The recent strong growth of the world economy is accompanied by a striking fact. This reality is the continuation of international financial imbalances. Thus, the US balance of payments deficit deteriorated almost continuously between 1998 and 2006, falling from 2.1% to 6% of gross domestic product.
At the same time, some developing countries have become net creditors to the rest of the world. Thus, schematically, it created a paradoxical situation in which the savings surplus of a group of developing countries was heavily invested first in the industrialized countries.
From a theoretical point of view, opening up economies, investment at the global level must necessarily equal the savings of all units in each period. Accordingly, it makes it possible to remove the restriction that exists in a closed economy.
In an open economy, there are more equilibrium configurations. A country can take advantage of additional opportunities as a net lender or borrower compared to the rest of the world.
However, it is clear that the current situation is not sustainable in the long run. In particular, the United States cannot continue to accumulate deficits in its balance of payments indefinitely.
The mechanisms for resolving international financial imbalances are known from a theoretical point of view. But the corrections to be made involve some degree of uncertainty. Macroeconomic consequences could be significant for the world economy as a whole.
Macroeconomic Impacts of Opening Economies
Two complementary analyzes make it possible to understand the effects of opening economies to trade in goods and services and capital flows. The first reading focuses on international trade in goods and services.
In open economies, agents have the ability to buy and sell goods and services to agents residing in other countries. This results in a trade surplus or deficit.
The second reading focuses on the analysis of international capital flows based on saving and investment variables at the national level. Analysis using this approach is based on two national accounting identities.
First, GDP can be decomposed as the sum of final sales. This final accounting identity thus makes it possible to understand the link between a country's external situation and its levels of savings and investment.
Therefore, the private sector as a whole generates positive net savings if private sector representatives save more than they invest. Similarly, the public sector can have positive or negative net savings.
At the global level, the external situation of a country depends on the level of savings associated with the investments of all its units. The current account balance reflects this external position.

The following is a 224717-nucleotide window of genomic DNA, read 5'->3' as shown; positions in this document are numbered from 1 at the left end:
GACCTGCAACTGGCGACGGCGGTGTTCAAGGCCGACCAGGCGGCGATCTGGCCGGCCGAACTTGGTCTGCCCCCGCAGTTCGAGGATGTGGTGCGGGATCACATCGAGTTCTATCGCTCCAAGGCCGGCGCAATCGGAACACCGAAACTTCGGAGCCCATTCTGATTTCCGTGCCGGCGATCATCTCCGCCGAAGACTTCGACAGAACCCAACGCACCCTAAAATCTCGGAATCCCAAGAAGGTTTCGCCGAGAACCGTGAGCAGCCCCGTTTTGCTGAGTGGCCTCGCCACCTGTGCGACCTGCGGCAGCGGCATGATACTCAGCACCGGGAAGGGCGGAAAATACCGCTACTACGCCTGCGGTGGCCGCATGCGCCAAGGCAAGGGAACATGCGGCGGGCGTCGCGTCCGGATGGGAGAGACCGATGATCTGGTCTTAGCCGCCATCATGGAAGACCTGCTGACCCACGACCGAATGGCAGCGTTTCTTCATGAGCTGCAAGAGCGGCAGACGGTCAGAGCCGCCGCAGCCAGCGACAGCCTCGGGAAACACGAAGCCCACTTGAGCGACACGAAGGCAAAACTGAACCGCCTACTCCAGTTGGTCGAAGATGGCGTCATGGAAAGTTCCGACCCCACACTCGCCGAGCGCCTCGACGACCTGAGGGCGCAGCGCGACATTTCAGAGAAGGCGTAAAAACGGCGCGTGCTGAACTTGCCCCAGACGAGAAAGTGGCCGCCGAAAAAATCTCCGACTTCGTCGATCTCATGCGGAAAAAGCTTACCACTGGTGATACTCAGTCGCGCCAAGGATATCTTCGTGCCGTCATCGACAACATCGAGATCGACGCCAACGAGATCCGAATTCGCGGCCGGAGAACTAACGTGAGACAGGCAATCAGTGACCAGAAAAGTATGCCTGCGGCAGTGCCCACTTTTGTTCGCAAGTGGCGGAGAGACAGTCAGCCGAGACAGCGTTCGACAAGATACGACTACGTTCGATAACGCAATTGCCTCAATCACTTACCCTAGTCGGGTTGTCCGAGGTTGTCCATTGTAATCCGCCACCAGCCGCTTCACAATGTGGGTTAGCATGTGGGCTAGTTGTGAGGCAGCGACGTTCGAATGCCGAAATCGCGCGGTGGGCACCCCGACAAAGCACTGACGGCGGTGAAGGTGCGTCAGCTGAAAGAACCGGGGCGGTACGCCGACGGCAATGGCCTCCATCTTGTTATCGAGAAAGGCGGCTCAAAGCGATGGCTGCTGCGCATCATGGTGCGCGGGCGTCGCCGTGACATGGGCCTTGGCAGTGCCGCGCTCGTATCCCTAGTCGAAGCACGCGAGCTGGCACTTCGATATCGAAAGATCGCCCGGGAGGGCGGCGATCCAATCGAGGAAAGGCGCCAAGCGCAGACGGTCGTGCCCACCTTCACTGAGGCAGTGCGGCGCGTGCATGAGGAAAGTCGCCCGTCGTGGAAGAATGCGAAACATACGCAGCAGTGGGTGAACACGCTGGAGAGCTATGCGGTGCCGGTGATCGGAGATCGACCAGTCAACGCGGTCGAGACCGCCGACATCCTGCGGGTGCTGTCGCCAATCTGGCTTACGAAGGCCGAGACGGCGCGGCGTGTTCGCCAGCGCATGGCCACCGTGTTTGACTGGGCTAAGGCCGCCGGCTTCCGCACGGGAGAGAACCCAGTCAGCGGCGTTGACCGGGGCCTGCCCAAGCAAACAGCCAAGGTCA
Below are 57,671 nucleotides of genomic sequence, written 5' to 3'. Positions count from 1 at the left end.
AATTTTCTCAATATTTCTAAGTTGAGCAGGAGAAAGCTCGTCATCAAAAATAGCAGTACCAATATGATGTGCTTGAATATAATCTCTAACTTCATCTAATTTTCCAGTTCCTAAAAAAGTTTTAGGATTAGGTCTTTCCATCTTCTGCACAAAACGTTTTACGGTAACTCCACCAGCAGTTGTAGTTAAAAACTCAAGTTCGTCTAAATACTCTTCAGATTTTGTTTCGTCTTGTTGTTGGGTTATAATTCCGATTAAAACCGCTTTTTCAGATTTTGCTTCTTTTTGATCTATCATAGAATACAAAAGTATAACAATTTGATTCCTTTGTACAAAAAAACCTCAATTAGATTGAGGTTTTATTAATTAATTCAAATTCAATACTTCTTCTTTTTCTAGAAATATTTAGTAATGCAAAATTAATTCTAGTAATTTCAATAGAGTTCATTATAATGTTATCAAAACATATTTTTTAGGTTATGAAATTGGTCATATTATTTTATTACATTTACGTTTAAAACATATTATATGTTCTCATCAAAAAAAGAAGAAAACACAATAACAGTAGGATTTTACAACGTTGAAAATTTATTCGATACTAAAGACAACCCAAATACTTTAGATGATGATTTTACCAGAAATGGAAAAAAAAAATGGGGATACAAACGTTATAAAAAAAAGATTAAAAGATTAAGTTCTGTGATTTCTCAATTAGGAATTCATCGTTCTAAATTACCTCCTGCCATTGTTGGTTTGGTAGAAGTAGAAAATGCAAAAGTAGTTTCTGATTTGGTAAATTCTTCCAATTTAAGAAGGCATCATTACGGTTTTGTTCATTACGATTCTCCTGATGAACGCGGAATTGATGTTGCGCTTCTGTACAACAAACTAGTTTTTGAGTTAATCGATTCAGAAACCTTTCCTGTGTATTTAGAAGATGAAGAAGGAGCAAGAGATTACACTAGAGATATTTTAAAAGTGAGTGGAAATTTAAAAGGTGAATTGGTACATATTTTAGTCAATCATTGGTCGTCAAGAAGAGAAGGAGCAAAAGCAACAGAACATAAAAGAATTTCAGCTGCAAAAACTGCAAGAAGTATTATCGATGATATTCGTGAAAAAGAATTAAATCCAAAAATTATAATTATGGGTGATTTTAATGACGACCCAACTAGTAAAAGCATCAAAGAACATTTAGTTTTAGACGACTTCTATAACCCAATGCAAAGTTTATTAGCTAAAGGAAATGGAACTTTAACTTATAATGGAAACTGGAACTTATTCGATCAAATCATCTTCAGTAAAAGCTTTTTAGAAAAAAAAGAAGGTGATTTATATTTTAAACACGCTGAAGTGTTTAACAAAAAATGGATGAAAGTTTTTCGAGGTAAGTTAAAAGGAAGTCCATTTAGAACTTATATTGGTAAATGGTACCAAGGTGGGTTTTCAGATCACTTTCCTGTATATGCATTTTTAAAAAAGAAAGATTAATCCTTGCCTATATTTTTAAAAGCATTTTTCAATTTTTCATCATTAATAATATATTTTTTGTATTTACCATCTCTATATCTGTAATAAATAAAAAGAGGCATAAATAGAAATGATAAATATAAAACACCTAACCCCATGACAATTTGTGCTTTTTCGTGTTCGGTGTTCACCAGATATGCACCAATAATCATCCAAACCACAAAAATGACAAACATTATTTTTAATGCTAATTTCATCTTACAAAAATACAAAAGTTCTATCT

If the current account balance is positive, saving is greater than investment at the macroeconomic level. The country is then a creditor to the rest of the world.
In the opposite case, where the current account balance gives a deficit, total savings are lower than investment. The country is in net debt relative to the rest of the world.
Analyzes that can be made on this accounting identity thus shed light on international capital movements. According to this view, capital flows reflect imbalances between saving and investment at the country level.
It is also possible to understand the constraints introduced in the theory case of a closed economy. In each period, investment must be equal to the savings of all actors.
In the case of open economies, a country can invest more than it saves globally by borrowing from the rest of the world. It applies to the extent that other countries accumulate more than they invest.
Current Global Imbalances
The analysis that can be done using the accounting IDs presented above is a useful tool for understanding the current state of global financial imbalances.
It saw the United States' current account worsen significantly. The United States was therefore a net debtor to the rest of the world. Every year, Americans as a whole invest more than they accumulate and resort to capital flows from other countries.
In 2000, the American current account deficit represented about 4% of GDP and particularly reflected the dynamism of investment by national agents.
For a number of years, American companies have been making large investments in the context of stock market enthusiasm and rising productivity, leading to an increase in expected return on capital.
With the stock market crash in 2000, all agents' investments dropped significantly, falling from 9% to 5% between early 2000 and late 2001.
It provides a deeper understanding of the dynamics of the US current account based on the financing capacities of the various national account representatives.
American households went from positive net savings (savings minus residential investment) (financial capacity) to negative net savings. The American current account deficit was therefore mainly driven by households and businesses.
The widening of the current account deficit is due to the significant decline in public sector savings, particularly in the context of the continuing deterioration in the financing capacity of American households.
At the same time, the situation of American companies was reversed as they built up financing capacity. While the financing needs of the American public sector decreased, that of households continued to increase.